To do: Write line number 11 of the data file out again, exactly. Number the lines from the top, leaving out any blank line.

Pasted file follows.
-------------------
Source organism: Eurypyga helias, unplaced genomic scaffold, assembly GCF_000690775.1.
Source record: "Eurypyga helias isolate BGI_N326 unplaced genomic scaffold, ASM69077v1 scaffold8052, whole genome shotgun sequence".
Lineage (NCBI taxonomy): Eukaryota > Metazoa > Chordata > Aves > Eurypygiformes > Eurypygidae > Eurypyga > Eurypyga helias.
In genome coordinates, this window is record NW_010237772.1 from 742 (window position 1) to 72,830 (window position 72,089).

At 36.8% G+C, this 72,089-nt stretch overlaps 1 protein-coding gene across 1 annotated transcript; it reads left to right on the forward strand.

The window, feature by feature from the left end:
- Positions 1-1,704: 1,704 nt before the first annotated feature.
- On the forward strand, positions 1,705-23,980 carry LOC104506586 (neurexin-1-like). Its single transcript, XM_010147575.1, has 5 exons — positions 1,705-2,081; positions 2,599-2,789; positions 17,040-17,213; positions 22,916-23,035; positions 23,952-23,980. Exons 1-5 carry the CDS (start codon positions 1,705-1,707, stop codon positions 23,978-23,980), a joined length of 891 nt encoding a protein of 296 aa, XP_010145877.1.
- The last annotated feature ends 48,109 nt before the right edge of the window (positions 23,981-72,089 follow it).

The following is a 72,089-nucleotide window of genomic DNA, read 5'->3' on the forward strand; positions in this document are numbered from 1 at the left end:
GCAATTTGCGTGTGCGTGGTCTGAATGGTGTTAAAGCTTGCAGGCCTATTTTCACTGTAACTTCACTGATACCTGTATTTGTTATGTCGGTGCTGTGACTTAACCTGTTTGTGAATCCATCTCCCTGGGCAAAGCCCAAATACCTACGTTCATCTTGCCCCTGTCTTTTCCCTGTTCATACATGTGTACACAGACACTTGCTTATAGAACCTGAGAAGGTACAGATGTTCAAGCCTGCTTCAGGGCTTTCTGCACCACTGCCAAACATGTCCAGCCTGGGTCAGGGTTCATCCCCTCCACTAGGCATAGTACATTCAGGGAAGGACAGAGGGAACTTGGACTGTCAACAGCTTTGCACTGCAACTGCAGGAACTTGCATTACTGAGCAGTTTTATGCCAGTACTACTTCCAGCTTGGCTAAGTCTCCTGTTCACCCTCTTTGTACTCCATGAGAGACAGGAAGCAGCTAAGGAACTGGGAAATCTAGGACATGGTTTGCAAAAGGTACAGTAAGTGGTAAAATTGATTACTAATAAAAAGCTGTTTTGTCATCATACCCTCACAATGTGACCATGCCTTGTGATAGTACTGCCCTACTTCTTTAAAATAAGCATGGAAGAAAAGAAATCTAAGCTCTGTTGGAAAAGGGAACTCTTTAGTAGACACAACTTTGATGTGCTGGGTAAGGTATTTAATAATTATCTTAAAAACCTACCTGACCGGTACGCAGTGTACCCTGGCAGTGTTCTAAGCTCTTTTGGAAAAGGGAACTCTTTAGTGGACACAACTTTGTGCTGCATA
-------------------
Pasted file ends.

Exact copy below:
GCAATTTGCGTGTGCGTGGTCTGAATGGTGTTAAAGCTTGCAGGCCTATTTTCACTGTAACTTCACTGATACCTGTATTTGTTATGTCGGTGCTGTGACTTAACCTGTTTGTGAATCCATCTCCCTGGGCAAAGCCCAAATACCTACGTTCATCTTGCCCCTGTCTTTTCCCTGTTCATACATGTGTACACAGACACTTGCTTATAGAACCTGAGAAGGTACAGATGTTCAAGCCTGCTTCAGGGCTTTCTGCACCACTGCCAAACATGTCCAGCCTGGGTCAGGGTTCATCCCCTCCACTAGGCATAGTACATTCAGGGAAGGACAGAGGGAACTTGGACTGTCAACAGCTTTGCACTGCAACTGCAGGAACTTGCATTACTGAGCAGTTTTATGCCAGTACTACTTCCAGCTTGGCTAAGTCTCCTGTTCACCCTCTTTGTACTCCATGAGAGACAGGAAGCAGCTAAGGAACTGGGAAATCTAGGACATGGTTTGCAAAAGGTACAGTAAGTGGTAAAATTGATTACTAATAAAAAGCTGTTTTGTCATCATACCCTCACAATGTGACCATGCCTTGTGATAGTACTGCCCTACTTCTTTAAAATAAGCATGGAAGAAAAGAAATCTAAGCTCTGTTGGAAAAGGGAACTCTTTAGTAGACACAACTTTGATGTGCTGGGTAAGGTATTTAATAATTATCTTAAAAACCTACCTGACCGGTACGCAGTGTACCCTGGCAGTGTTCTAAGCTCTTTTGGAAAAGGGAACTCTTTAGTGGACACAACTTTGTGCTGCATA